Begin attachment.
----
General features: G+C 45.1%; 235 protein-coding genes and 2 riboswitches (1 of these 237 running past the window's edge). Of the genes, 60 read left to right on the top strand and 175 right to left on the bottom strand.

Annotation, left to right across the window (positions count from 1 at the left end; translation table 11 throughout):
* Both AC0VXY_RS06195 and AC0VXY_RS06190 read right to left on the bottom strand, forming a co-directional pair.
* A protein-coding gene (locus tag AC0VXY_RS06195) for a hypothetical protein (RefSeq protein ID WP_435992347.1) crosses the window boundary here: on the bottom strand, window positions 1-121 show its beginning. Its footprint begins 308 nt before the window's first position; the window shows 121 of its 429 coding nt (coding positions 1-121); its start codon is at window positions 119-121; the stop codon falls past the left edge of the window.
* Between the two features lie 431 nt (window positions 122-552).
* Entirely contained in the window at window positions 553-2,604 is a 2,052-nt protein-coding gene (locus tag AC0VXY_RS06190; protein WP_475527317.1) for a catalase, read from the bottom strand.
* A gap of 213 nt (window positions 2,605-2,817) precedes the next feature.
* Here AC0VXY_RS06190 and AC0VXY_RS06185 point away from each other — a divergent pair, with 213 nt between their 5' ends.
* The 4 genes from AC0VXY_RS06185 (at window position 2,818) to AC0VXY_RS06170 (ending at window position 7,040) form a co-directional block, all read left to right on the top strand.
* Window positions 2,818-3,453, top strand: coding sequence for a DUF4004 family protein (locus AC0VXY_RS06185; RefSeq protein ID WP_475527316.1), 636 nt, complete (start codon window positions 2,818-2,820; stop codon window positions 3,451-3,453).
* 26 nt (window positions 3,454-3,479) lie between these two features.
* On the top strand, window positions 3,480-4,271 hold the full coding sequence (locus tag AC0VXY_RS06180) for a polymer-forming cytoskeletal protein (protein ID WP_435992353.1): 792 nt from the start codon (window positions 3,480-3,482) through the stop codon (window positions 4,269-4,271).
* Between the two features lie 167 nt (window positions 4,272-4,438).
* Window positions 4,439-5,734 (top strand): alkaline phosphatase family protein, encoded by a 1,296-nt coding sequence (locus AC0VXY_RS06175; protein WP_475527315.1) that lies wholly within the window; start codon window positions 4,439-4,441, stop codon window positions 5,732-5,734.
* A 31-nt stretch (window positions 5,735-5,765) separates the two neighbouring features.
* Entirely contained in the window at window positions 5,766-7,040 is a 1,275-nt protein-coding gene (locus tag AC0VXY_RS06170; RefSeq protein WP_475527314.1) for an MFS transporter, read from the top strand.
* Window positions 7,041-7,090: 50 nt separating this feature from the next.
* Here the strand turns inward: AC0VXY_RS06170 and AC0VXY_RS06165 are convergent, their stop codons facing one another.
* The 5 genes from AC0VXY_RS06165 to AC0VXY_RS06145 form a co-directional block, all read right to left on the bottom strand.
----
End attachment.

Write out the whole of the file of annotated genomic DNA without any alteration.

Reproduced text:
General features: G+C 45.1%; 235 protein-coding genes and 2 riboswitches (1 of these 237 running past the window's edge). Of the genes, 60 read left to right on the top strand and 175 right to left on the bottom strand.

Annotation, left to right across the window (positions count from 1 at the left end; translation table 11 throughout):
* Both AC0VXY_RS06195 and AC0VXY_RS06190 read right to left on the bottom strand, forming a co-directional pair.
* A protein-coding gene (locus tag AC0VXY_RS06195) for a hypothetical protein (RefSeq protein ID WP_435992347.1) crosses the window boundary here: on the bottom strand, window positions 1-121 show its beginning. Its footprint begins 308 nt before the window's first position; the window shows 121 of its 429 coding nt (coding positions 1-121); its start codon is at window positions 119-121; the stop codon falls past the left edge of the window.
* Between the two features lie 431 nt (window positions 122-552).
* Entirely contained in the window at window positions 553-2,604 is a 2,052-nt protein-coding gene (locus tag AC0VXY_RS06190; protein WP_475527317.1) for a catalase, read from the bottom strand.
* A gap of 213 nt (window positions 2,605-2,817) precedes the next feature.
* Here AC0VXY_RS06190 and AC0VXY_RS06185 point away from each other — a divergent pair, with 213 nt between their 5' ends.
* The 4 genes from AC0VXY_RS06185 (at window position 2,818) to AC0VXY_RS06170 (ending at window position 7,040) form a co-directional block, all read left to right on the top strand.
* Window positions 2,818-3,453, top strand: coding sequence for a DUF4004 family protein (locus AC0VXY_RS06185; RefSeq protein ID WP_475527316.1), 636 nt, complete (start codon window positions 2,818-2,820; stop codon window positions 3,451-3,453).
* 26 nt (window positions 3,454-3,479) lie between these two features.
* On the top strand, window positions 3,480-4,271 hold the full coding sequence (locus tag AC0VXY_RS06180) for a polymer-forming cytoskeletal protein (protein ID WP_435992353.1): 792 nt from the start codon (window positions 3,480-3,482) through the stop codon (window positions 4,269-4,271).
* Between the two features lie 167 nt (window positions 4,272-4,438).
* Window positions 4,439-5,734 (top strand): alkaline phosphatase family protein, encoded by a 1,296-nt coding sequence (locus AC0VXY_RS06175; protein WP_475527315.1) that lies wholly within the window; start codon window positions 4,439-4,441, stop codon window positions 5,732-5,734.
* A 31-nt stretch (window positions 5,735-5,765) separates the two neighbouring features.
* Entirely contained in the window at window positions 5,766-7,040 is a 1,275-nt protein-coding gene (locus tag AC0VXY_RS06170; RefSeq protein WP_475527314.1) for an MFS transporter, read from the top strand.
* Window positions 7,041-7,090: 50 nt separating this feature from the next.
* Here the strand turns inward: AC0VXY_RS06170 and AC0VXY_RS06165 are convergent, their stop codons facing one another.
* The 5 genes from AC0VXY_RS06165 to AC0VXY_RS06145 form a co-directional block, all read right to left on the bottom strand.